The initiative completes a more than $11 million investment over two years for neighborhood revitalization in cities and towns across New York State. Phase One, announced in June 2017, granted cities and towns a two-year subscription to a data platform designed to integrate and analyze data to strategically address blighted, vacant, or poorly maintained problem properties.
Today’s new round of awards will provide municipalities with new resources and training to leverage their data into improved code enforcement practices and policy changes, and an opportunity to apply for innovation grants of up to $1 million to implement these strategies.
“The Cities RISE program is helping communities address and transform the vacant, blighted properties that became all too prevalent following the housing crisis,” Attorney General Underwood said in a press release Friday.
As a result of the funding secured by my office’s settlements with the big banks, we’ve been able to invest in cities and towns across New York – and provide tools to rebuild and revitalize our neighborhoods.”
Launched in 2017, Cities RISE advances the Office of the Attorney General’s comprehensive strategy for helping New York families and communities continue to rebuild from the housing crisis. The original grantees of Phase One received a two-year subscription to a data platform designed to integrate and analyze data such as code enforcement records, tax liens, fire and police data to address and transform blighted, vacant, or poorly maintained problem properties. Phase Two of the program will continue to advance each municipality’s code enforcement initiatives through improved use of data and technologies, resources to leverage data into operations and policy changes, and support to help engage their communities in the process.
Those who have been awarded will receive technical support from Harvard University’s John F. Kennedy School of Government and Tolemi – a social enterprise that created the Building Blocks platform used by all Cities RISE participants. Harvard and Tolemi will work together to provide municipalities with advice and training on how to leverage their data and evidence into operations and policy changes. City leaders, including mayors and supervisors, will participate in Harvard’s Executive Education Program in the summer of 2019 to discuss key problems in their municipalities, learn from each other’s plans to confront these challenges, and work towards developing new strategies and practices based on their own data-driven knowledge and community engagement process.
Participating municipalities will also work closely with the Hester Street Collaberative, which is an urban planning, design, and development nonprofit. Hester Street will advise and provide training to each municipality in developing a feasible and effective community engagement process, including convening an advisory board of local stakeholders and hosting large-scale public meetings. The engagement process will allow municipalities to gain a better understanding of what is occurring on the ground and solicit input on what programs or operational changes will best help the community.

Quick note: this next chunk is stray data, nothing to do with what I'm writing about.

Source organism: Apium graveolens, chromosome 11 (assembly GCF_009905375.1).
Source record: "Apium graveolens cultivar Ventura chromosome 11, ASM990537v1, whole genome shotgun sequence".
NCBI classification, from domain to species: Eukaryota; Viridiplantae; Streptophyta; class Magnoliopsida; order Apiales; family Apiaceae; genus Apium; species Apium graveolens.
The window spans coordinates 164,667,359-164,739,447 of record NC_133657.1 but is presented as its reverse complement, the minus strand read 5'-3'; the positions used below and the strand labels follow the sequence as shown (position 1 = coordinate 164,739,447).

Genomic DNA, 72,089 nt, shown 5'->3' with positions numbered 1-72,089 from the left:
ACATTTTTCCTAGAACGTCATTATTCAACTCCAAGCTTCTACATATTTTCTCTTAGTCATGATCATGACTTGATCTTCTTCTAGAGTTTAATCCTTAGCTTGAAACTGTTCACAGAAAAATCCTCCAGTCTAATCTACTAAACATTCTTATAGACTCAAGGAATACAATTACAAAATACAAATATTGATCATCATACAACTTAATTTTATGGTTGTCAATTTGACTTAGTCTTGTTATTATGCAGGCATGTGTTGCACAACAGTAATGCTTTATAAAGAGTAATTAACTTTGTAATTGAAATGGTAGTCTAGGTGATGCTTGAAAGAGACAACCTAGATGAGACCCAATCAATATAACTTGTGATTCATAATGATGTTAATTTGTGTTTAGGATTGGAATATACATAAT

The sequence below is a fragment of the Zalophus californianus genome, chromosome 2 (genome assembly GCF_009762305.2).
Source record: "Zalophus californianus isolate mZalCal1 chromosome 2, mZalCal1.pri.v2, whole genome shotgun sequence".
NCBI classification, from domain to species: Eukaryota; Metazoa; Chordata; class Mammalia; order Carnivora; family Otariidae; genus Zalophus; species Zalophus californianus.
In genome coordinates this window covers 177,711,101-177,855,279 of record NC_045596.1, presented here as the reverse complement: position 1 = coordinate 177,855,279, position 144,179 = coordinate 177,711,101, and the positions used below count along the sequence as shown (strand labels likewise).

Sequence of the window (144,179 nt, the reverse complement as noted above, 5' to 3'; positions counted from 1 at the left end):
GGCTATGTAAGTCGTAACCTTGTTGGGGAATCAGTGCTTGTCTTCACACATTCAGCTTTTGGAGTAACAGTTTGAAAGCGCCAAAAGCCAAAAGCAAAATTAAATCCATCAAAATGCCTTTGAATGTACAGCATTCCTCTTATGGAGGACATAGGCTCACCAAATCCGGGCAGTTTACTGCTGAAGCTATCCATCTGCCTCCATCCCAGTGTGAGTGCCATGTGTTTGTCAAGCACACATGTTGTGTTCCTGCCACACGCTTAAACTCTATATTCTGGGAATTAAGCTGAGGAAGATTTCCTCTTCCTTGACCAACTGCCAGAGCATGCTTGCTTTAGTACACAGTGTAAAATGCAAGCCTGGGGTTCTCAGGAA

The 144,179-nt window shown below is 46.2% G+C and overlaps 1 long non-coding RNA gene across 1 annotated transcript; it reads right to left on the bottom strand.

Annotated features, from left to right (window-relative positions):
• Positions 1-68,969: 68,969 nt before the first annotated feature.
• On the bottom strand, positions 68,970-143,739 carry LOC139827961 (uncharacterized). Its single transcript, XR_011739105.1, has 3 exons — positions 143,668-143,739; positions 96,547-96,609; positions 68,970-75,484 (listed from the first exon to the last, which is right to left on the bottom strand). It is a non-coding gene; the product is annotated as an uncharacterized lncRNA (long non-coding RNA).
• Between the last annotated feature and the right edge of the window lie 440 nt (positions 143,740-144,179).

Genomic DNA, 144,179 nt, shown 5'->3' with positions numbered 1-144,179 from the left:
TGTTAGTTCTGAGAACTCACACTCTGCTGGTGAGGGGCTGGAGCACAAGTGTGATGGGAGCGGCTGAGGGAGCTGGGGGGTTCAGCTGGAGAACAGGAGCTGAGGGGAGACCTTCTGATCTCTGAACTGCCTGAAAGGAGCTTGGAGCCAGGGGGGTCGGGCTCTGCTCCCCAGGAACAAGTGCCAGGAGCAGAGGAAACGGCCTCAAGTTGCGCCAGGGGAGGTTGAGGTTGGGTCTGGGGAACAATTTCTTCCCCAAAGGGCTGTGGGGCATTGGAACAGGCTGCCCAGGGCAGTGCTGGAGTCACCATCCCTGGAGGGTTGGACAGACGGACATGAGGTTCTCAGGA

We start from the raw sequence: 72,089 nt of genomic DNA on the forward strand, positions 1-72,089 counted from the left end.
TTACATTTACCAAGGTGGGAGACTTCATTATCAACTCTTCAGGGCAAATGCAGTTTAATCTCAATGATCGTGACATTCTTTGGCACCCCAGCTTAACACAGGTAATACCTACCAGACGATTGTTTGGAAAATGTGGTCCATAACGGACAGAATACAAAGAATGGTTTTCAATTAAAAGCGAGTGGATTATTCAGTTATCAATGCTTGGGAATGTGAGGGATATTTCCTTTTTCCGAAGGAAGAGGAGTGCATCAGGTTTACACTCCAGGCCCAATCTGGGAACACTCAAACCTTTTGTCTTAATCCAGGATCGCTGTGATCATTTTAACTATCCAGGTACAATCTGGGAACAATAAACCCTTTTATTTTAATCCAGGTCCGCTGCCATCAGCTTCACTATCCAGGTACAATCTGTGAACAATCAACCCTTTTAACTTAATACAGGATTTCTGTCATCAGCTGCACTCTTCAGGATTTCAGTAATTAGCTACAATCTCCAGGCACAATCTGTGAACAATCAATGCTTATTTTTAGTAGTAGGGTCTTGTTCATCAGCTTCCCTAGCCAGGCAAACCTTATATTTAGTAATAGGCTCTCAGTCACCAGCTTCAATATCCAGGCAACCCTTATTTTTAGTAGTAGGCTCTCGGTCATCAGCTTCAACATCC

During the course of the program, the 10 participating cities and towns will utilize knowledge gained from the data analysis, information gained from the Hester Street community engagement process, and technical support from Harvard and Tolemi to develop new and creative code enforcement strategies. In the summer of 2019, the participants will be eligible for innovation grants of up to $1 million to implement these strategic and equitable code enforcement practices.
Cities RISE is one component of the New York Attorney General’s strategy to utilize funds resulting from settlements with large financial institutions to address continuing problems in New York communities as a result of the collapse of the housing market. Since 2012, the Attorney General’s Office has obtained more than $5 billion in settlement funds for New York State. With these funds, the office has supported several initiatives to address vacant properties and blight which continue to plague communities across New York State.
Over the last five years, the Attorney General’s Office has:
Allocated more than $50 million toward land banks—local, nonprofit entities that purchase and rehabilitate abandoned properties. To date, these land banks have reclaimed nearly 2,000 properties from abandonment and renatured over 700 properties to productive use.
Launched Neighbors for Neighborhoods, a $4 million pilot program that enables land banks to provide subsidies for local community members to take over individual, abandoned properties and convert them into long-term affordable rental units.
“I would like to thank the Attorney General for the opportunity to participate in the second phase of the Cities RISE program,” said White Plains Mayor Tom Roach. “This program has helped us address the issue of vacant and zombie properties, giving us data gathering tools to identify troubled properties and assist at-risk homeowners. We look forward to continuing to work with the AG’s office on this important initiative.”
“Thanks to the initial round of funding provided through Cities RISE the City of Niagara Falls has made significant headway in combating neighborhood blight through the collaborative use of real-time data,” said City of Niagara Falls Mayor Paul Dyster.
“Phase One of the Cities RISE program enabled us to aggregate data on housing and properties in the city, which was previously segmented across departments. It resulted in a more comprehensive view that allowed us to focus our efforts on the neighborhoods that need it the most and be more proactive in the process,” said Syracuse Mayor Ben Walsh. “We look forward to upgrading these supporting systems and technology in Phase Two and we thank the Attorney General’s office for the continued funding that makes this work possible.”